3 Replies Latest reply on Mar 6, 2014 1:48 PM by Jared Conway

    Non-Uniform Pressures are Broken in 2014

    Matt Mullett

      I'm working on a trailer that hauls gravel in SW 2014. To get a more accurate loading than a distributed mass, I opened up SW2013 while 2014 was solving a run to work on figuring out the pressure loads on a very simplified tub model. I got it nailed down, and applied the same load from my dummy tub in 2013 to the trailer in 2014. However, the same exact load in 2014 results in a couple orders of magnitude higher load. My trailer kept blowing up bright red, and I couldn't figure out the reason.


      So I brought my tub model from 2013 into 2014, and without changing a thing, I ran the study, and it gave me the same problem. Instead of 400,000lb, I end up with 3,000,000lb. I think the problem may be related to this: Tub Pressure Loads.PNG


      Notice the .046 next to every coefficient in the tooltip. Can anyone help me with this?

        • Re: Non-Uniform Pressures are Broken in 2014
          Jared Conway

          what happens wtih a brand new 2014 part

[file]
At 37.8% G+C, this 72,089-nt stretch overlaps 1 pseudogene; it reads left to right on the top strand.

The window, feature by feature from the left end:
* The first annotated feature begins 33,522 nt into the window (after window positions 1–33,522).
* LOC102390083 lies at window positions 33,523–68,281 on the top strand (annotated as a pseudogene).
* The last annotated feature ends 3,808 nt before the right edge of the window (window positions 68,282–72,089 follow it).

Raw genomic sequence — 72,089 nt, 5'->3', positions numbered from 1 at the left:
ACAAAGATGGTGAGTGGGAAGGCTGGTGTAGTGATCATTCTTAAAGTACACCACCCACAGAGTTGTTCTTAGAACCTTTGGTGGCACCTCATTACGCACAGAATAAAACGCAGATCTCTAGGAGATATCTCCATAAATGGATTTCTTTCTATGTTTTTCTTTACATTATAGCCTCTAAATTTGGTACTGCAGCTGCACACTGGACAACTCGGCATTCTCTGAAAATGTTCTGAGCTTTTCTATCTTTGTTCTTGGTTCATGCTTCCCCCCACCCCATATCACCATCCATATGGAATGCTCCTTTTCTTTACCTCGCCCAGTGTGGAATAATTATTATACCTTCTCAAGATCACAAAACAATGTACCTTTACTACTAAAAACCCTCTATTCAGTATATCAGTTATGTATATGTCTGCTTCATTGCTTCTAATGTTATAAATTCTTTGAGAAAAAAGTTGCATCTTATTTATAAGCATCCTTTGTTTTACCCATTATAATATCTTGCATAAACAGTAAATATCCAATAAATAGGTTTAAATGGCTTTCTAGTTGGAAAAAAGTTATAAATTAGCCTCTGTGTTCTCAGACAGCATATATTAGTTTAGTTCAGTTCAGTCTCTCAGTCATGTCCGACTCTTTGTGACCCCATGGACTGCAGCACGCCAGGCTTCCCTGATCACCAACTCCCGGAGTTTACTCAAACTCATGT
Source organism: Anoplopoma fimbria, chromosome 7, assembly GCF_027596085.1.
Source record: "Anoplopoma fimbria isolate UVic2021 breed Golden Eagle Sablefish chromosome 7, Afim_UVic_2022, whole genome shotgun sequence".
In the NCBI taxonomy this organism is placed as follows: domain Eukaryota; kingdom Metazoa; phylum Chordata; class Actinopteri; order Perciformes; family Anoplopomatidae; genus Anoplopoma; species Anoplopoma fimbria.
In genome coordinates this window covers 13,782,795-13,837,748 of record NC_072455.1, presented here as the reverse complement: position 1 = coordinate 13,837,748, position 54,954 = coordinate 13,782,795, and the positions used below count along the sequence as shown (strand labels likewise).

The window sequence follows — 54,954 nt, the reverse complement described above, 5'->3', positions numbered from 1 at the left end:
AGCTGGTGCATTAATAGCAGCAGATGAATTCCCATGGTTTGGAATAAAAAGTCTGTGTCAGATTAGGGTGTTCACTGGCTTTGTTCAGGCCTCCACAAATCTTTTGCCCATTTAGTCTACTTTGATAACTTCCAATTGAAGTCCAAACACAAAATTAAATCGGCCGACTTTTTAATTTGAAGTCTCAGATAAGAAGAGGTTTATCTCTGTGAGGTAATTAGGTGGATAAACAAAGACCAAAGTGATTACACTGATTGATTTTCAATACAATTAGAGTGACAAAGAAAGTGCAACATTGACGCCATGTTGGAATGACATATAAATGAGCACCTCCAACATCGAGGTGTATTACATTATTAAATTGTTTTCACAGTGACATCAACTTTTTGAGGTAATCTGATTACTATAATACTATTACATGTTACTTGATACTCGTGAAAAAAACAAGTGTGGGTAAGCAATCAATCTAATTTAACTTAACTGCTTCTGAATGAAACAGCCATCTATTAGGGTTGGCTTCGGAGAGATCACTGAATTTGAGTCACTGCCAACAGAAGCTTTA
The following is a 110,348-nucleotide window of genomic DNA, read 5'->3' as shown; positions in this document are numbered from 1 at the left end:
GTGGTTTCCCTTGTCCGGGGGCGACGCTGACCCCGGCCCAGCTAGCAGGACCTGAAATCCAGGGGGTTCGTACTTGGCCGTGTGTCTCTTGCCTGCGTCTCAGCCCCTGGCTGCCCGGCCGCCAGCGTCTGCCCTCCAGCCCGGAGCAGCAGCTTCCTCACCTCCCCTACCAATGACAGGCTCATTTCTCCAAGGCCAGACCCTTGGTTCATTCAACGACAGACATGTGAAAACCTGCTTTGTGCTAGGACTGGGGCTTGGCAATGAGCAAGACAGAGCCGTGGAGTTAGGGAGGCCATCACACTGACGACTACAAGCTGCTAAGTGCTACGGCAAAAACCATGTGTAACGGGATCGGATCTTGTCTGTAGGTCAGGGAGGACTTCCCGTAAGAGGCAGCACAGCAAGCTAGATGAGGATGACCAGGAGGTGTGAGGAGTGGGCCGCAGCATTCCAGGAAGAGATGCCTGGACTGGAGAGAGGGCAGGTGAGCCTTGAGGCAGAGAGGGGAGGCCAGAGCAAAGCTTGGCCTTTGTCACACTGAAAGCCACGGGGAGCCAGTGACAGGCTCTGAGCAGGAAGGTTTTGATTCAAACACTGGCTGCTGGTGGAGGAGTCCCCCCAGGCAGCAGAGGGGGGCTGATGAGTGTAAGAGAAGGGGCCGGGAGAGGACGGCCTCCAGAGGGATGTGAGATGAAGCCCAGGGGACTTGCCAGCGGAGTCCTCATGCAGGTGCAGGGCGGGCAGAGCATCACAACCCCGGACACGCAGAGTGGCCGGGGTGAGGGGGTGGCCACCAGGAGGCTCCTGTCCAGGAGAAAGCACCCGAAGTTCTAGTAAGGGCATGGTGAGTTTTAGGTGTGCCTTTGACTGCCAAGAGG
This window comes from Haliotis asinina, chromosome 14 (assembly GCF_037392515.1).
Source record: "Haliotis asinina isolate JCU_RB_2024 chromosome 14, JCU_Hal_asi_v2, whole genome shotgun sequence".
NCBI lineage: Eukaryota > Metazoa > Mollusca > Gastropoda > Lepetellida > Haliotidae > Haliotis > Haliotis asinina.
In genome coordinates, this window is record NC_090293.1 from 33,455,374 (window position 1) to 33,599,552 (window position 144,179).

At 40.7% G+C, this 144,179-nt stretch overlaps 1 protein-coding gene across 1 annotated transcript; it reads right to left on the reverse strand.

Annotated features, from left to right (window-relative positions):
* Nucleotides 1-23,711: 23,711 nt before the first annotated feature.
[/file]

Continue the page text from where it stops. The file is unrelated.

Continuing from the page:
brand new study

          brand new pressure distribution?

            • Re: Non-Uniform Pressures are Broken in 2014
              Jay Huson

              We have noticed issues with this as well since updgrading to 2014

              Using non uniform distribution for hydrostatic analysis of tank design.


              I have done some testings of just this force and comparing the resultant force from the analysis to hand calculation for same depth of water.


              What I have noticed is that if imperial units are used the numbers are out as Matt has said by order of magnitude.  Upon calculating what factor they were out by I noticed something.  The factor it is out by is 39.36 in some cases, 25.4 or 2.54 in others.  What is interesting is that these are same as conversion factors of inches per m, and mm per inch. 


              So my guess is that when the units are changed to PSI, somehow the linear scale that the distribution is based on is not being changed to inches. 

              For example our normal distribution is set up as 1 psi with cordinate at top of the tank. and a y factor of .036  (density of water lbs/cu in or lbs per inch of depth on 1 sq in of area.)

              But is seems to be calculating as .036 lbs per meter on 1 sq in.


              Is anyone else seeing these same factors?